Vietnamese-American Youth Optimistic About Obama's Visit to Vietnami
    X
    Elizabeth Lee
    May 22, 2016 6:04 AM
    U.S. President Barack Obama's visit to Vietnam later this month comes at a time when Vietnam is seeking stronger ties with the United States. Many Vietnamese Americans, especially the younger generation, are optimistic Obama’s trip will help further reconciliation between the two former foes. Elizabeth Lee has more from the community called "Little Saigon" located south of Los Angeles.
    Video

    Video Vietnamese-American Youth Optimistic About Obama's Visit to Vietnam

    U.S. President Barack Obama's visit to Vietnam later this month comes at a time when Vietnam is seeking stronger ties with the United States. Many Vietnamese Americans, especially the younger generation, are optimistic Obama’s trip will help further reconciliation between the two former foes. Elizabeth Lee has more from the community called "Little Saigon" located south of Los Angeles.
    Video

    Video First-generation, Afghan-American Student Sets Sights on Basketball Glory

    Their parents are immigrants to the United States. They are kids who live between two worlds -- their parents' homeland and the U.S. For many of them, they feel most "American" at school. It can be tricky balancing both worlds. In this report, produced by Beth Mendelson, Arash Arabasadi tells us about one Afghan-American student who seems to be coping -- one shot at a time.
    Video

    Video Newest US Citizens, Writing the Next Great Chapter

    While universities across the United States honor their newest graduates this Friday, many immigrants in downtown Manhattan are celebrating, too. One hundred of them, representing 31 countries across four continents, graduated as U.S. citizens, joining the ranks of 680,000 others every year in New York and cities around the country.
    Video

    Video Vietnam Sees Strong Economic Growth Despite Incomplete Reforms

    Vietnam has transformed its communist economy to become one of the world's fastest-growing nations. While the reforms are incomplete, multinational corporations see a profitable future in Vietnam and have made major investments -- as VOA's Jim Randle reports.
    Video

    Video Qatar Denies World Cup Corruption

    The head of Qatar’s organizing committee for the 2022 World Cup insists his country's bid to host the soccer tournament was completely clean, despite the corruption scandals that have rocked the sport’s governing body, FIFA. Hassan Al-Thawadi also said new laws would offer protection to migrants working on World Cup construction projects. VOA's Henry Ridgwell reports.
    Video

    Video Infrastructure Funding Puts Cambodia on Front Line of International Politics

    When leaders of the world’s seven most developed economies meet in Japan next week, demands for infrastructure investment world wide will be high on the agenda. Japanese Prime Minister Shinzo Abe’s push for “quality infrastructure investment” throughout Asia has been widely viewed as a counter to the rise of Chinese investment flooding into region.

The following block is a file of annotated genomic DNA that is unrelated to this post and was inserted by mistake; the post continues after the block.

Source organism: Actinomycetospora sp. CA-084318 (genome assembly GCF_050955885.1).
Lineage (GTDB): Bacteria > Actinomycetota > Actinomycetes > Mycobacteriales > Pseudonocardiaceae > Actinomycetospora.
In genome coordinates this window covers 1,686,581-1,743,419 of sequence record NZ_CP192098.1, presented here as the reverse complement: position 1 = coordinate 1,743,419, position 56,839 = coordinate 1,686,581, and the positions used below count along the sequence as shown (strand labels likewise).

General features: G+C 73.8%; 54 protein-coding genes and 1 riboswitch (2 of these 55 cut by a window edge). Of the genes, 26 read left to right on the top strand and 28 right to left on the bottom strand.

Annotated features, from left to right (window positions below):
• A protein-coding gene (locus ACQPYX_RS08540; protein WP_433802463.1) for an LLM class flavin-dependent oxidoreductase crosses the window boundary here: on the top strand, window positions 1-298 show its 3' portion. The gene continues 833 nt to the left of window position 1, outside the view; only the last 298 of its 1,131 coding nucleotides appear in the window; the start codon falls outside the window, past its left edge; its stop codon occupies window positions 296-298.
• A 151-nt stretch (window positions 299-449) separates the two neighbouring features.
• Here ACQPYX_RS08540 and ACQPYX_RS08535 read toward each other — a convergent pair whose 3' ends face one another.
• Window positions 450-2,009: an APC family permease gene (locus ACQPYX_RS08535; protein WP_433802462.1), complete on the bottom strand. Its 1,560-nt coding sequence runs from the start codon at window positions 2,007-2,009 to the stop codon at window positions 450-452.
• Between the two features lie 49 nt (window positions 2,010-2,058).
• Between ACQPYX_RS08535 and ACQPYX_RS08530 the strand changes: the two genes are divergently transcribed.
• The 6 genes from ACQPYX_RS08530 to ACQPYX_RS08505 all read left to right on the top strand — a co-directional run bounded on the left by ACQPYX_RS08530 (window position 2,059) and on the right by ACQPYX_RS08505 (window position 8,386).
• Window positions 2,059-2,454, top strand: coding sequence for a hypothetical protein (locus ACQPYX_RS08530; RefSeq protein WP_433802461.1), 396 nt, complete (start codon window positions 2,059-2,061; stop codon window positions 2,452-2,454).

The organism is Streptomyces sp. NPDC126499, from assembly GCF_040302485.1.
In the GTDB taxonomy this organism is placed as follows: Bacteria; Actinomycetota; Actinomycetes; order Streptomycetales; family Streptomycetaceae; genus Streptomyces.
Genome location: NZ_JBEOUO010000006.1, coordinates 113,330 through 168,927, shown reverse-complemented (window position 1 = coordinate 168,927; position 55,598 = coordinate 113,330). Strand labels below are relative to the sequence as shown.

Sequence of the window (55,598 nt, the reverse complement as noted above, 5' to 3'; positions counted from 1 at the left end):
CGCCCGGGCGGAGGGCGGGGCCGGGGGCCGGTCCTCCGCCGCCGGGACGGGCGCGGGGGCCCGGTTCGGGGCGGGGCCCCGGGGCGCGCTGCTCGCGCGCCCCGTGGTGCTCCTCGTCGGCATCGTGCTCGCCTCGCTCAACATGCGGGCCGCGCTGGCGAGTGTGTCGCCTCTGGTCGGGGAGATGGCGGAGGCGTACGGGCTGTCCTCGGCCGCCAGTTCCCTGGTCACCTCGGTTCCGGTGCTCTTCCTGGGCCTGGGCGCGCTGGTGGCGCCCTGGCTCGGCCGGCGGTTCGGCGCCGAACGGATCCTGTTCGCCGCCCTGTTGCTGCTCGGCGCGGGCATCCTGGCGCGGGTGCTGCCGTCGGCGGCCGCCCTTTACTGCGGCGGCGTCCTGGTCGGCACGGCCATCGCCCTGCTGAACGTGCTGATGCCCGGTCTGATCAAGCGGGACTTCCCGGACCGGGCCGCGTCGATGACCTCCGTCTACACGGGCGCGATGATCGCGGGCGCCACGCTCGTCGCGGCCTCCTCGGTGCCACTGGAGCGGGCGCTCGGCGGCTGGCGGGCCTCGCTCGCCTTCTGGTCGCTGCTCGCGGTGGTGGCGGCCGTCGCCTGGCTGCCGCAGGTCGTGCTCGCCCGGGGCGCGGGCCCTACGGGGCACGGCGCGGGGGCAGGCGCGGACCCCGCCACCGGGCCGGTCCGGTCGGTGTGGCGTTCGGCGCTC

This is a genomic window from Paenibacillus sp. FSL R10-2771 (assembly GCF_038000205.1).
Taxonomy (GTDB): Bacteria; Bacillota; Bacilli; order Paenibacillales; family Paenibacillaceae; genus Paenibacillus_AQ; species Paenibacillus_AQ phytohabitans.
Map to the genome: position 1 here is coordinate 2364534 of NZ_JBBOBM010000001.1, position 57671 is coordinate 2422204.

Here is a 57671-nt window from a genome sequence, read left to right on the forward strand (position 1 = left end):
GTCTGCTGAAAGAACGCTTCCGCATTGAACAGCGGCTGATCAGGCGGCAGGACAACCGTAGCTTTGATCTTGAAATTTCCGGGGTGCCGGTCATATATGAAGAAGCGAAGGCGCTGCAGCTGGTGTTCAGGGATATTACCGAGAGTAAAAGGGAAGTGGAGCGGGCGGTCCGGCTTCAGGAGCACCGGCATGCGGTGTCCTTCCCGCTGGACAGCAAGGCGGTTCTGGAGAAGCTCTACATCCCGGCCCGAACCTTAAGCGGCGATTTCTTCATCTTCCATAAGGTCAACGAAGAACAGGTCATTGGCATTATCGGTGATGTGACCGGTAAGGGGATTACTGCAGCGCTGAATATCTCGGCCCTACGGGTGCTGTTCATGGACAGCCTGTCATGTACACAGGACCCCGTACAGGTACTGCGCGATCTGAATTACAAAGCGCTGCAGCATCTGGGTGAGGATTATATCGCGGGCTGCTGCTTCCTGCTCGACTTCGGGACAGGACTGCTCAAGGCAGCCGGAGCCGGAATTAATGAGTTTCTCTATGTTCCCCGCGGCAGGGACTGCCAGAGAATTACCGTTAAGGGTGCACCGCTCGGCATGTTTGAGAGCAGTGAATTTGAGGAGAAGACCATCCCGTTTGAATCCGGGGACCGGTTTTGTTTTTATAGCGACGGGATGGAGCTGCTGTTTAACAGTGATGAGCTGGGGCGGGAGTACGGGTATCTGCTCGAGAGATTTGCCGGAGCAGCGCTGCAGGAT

Video

    Video Democrats Fear Party Unity a Casualty in Clinton-Sanders Battle

    Democratic presidential front-runner Hillary Clinton claimed a narrow victory in Tuesday's Kentucky primary even as rival Bernie Sanders won in Oregon. Tensions between the two campaigns are rising, prompting fears that the party will have a difficult time unifying to face the presumptive Republican nominee, Donald Trump. VOA national correspondent Jim Malone has more from Washington.
    Video

    Video Portrait of a Transgender Marriage: Husband and Wife Navigate New Roles

    As controversy continues in North Carolina over the use of public bathrooms by transgender individuals, personal struggles with gender identity that were once secret are now coming to light. VOA’s Tina Trinh explored the ramifications for one couple as part of trans.formation, a series of stories on transgender issues.
    Video

    Video Amerikan Hero Flips Stereotype of Middle Eastern Character

    An Iranian American comedian is hoping to connect with American audiences through a film that inverts some of Hollywood's stereotypes about Middle Eastern characters. Sama Dizayee reports.
    Video

    Video Budding Young Inventors Tackle City's Problems with 3-D Printing

    Every city has problems, and local officials and politicians are often frustrated by their inability to solve them. But surprising solutions can come from unexpected places. Students in Baltimore. Maryland, took up the challenge to solve problems they identified in their city, and came up with projects and products to make a difference. VOA's June Soh has more on a digital fabrication competition primarily focused on 3-D design and printing. Carol Pearson narrates.

    Special Report

    Adrift The Invisible African Diaspora

    More Americas News

    In Colombia, Abortion Is Legal but Denied to Many Women, Advocates Say

    Colombia, a nation of 48 million people, allows abortion in cases of rape, incest, fetal malformation, if the fetus is at risk and if the health, both physical and mental, of the mother is at risk

    Colombia Says 2 More Journalists Missing in Rough Area

    Journalists missing in region where security forces are already carrying out massive search for prominent Spanish journalist, President Juan Manuel Santos said Tuesday

    Cuba to Legalize Small, Medium-sized Private Businesses

    Move could significantly expand space allowed for private enterprise in one of world's last communist countries

    Coca Cola to Halt Some Production in Venezuela

    Sugar shortages and a deep recession have been forcing production shutdowns across the country

    Recording Allegedly Shows Minister Plotting Against Brazil's Rousseff

    Planning Minister Romero Jucá, who will step down temporarily, denies allegation, says words in published transcript of tape were taken out of context

    Mercury Poisoning Prompts Peru to Declare State of Emergency in Amazon

    People, rivers and fish poisoned; government blames illegal gold mining